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Despite some attempts to rally, the markets have continued to decline throughout September. As they are now well below the peak where they started the month, what should we expect going forward? Let’s take a closer look at the market forecast.
First, let’s put the current declines in context. As of September 22, the S&P 500 Index, a broad market indicator, was down by just over 8 percent. The Nasdaq, dominated by technology stocks, was down by just over 10 percent. These are meaningful declines, but they are certainly not unusual. In fact, a 10 percent decline is so common there is a name for it: a “correction.” So, the Nasdaq is now in a correction, while the S&P 500 is not there yet. This is, so far, a normal decline, well within what normally happens.
Another way to look at the declines is to examine the past history of the markets. One way to do so is to look at recent price history. For the S&P 500, a price level of 3,250 looks like a recent breakpoint, which means where we are right now could be a breakpoint. We could see a bounce, which would be positive, or a drop below that point, which would leave the next support level at around 3,100. For the Nasdaq, we see the same effect at around 10,800, which again suggests either a bounce or the possibility of a further decline, in this case to around 10,000.
The useful thing about this kind of analysis is that it defines levels where we can make a determination about where the market seems to be headed. Short term, if we do not see a bounce, we might see some more downside. But if we do, it should be fairly constrained. This gives us some context to interpret what the market is doing and why.
Longer-Term Trends Still Positive?
This analysis doesn’t, however, give us guidance around the longer term. Right now, the longer-term trends are still positive for both the S&P 500 and the Nasdaq. The 200-day moving average is a good indicator of the longer-term trend. While an index remains above that level, it still has a tendency to rise. For the S&P 500, that trend line is just over 3,100; for the Nasdaq, that trend line is 9,480. Both indices are not only still in an uptrend but can still decline further and remain in a long-term uptrend. In fact, for the S&P 500, we have seen the index hit the 200-day moving average and bounce twice this summer. This uptrend has proven to be quite durable, despite the volatility.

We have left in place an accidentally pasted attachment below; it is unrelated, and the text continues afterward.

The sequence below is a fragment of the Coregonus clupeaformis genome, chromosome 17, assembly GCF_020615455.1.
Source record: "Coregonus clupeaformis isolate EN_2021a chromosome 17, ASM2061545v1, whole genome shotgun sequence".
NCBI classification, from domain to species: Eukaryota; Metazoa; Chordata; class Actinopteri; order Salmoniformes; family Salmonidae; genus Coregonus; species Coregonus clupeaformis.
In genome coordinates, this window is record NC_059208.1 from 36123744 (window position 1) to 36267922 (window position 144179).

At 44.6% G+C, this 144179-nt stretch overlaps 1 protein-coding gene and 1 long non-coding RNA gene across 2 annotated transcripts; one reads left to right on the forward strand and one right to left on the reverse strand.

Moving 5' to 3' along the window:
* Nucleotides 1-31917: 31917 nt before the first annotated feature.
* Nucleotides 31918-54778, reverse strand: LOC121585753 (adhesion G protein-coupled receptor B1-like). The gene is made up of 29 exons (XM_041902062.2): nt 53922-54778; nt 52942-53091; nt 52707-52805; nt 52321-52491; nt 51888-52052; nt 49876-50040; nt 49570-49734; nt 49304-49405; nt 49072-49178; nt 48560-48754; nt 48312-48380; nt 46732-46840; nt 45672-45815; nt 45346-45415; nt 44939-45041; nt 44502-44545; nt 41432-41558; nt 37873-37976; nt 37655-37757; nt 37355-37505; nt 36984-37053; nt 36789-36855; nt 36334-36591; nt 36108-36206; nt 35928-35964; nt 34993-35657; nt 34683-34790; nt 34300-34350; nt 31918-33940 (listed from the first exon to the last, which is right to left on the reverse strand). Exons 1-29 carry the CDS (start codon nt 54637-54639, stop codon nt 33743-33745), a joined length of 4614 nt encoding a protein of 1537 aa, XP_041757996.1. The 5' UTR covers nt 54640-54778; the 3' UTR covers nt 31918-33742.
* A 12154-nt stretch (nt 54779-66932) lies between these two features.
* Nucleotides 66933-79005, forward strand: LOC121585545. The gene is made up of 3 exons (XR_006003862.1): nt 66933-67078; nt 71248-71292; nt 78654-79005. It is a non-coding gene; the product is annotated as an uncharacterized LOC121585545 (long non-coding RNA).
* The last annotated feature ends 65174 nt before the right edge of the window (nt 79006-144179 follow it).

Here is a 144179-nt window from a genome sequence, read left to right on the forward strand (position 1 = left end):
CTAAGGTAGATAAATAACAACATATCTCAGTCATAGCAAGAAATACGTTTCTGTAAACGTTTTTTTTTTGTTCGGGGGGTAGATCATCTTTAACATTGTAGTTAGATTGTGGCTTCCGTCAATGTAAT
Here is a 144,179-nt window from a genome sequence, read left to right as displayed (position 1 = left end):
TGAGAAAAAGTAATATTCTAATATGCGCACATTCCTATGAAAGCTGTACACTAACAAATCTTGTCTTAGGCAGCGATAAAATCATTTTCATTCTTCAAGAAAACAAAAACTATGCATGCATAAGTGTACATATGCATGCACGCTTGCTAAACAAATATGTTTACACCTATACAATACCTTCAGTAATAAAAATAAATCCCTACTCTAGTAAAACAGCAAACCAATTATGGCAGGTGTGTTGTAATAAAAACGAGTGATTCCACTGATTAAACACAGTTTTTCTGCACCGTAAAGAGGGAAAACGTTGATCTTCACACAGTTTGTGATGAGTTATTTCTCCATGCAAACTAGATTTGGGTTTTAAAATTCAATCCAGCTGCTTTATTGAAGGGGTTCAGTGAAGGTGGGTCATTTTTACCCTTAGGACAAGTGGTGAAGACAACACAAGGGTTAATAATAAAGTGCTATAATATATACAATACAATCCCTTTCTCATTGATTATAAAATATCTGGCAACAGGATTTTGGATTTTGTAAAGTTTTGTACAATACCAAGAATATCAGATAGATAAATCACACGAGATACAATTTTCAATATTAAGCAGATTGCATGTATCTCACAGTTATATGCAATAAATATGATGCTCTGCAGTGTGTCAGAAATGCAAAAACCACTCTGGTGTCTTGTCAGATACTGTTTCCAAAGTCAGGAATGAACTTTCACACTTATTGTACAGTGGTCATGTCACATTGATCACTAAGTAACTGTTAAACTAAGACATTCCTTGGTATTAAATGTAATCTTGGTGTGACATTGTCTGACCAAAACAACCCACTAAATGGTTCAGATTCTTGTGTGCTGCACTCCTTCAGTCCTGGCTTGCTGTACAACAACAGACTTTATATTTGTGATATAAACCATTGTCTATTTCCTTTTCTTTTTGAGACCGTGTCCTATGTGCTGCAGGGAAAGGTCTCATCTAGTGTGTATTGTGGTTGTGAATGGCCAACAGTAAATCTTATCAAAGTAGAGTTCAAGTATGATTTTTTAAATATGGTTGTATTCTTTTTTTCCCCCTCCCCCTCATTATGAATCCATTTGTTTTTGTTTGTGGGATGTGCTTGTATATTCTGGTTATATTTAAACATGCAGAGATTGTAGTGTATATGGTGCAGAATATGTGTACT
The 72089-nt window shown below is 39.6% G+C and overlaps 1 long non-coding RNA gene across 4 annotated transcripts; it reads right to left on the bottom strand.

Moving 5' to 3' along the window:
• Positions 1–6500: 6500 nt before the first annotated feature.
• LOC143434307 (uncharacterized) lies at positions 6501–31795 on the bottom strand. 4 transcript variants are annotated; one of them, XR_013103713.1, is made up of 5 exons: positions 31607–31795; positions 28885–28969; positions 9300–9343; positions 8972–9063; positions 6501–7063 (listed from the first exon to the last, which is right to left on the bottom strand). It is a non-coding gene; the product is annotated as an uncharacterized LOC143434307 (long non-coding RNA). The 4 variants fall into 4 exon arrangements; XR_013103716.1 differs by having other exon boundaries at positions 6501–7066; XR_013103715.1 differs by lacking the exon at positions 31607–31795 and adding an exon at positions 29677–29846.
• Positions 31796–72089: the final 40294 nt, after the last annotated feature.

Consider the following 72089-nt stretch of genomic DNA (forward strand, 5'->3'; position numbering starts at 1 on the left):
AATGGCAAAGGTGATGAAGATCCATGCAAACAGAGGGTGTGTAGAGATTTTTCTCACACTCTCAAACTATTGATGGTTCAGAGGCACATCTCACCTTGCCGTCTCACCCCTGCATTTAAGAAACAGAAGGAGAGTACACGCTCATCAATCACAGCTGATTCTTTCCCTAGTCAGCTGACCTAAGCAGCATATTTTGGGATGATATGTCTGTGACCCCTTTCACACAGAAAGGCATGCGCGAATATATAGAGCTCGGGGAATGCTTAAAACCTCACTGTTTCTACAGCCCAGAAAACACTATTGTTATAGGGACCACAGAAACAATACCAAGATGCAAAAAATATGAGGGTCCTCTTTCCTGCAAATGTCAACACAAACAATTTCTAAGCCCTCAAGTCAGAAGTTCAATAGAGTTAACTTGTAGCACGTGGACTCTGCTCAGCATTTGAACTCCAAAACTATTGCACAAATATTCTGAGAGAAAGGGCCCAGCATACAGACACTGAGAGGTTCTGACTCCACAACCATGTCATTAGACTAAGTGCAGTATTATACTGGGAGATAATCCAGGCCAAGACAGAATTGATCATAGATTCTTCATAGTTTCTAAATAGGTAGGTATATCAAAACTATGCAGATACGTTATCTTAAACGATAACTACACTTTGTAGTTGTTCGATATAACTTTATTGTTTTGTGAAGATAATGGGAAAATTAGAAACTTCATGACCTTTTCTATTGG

Even if the markets do break through that trend line, though, that doesn’t mean a long-term bear market. We saw that earlier this year, when markets plunged in February and March, only to bounce back. Drops below the trend line are often short before markets then go on to recover.
A Normal Market Season
If you are a long-term investor, of course, you really don’t need any of this. Market analysis is more like weather forecasting than anything else. If you plan to stay the course, those forecasts can be useful—but will not change your life. Imagine buying a house in Massachusetts, for example, where I live. Sometimes we’ll get a particularly nasty winter, with scary storms. Does that mean I move? No, just that I have to prepare for the storm and wait it out. The forecasts are useful, in that they let me prepare, but they are certainly not something that will make me sell my house and move somewhere else.
Right now, the weather is a bit stormy, but it is still within a normal market season. So far, on the market front, things still look normal. If it does get stormier, then we will keep an eye on the forecasts and prepare. But even then, we won’t panic.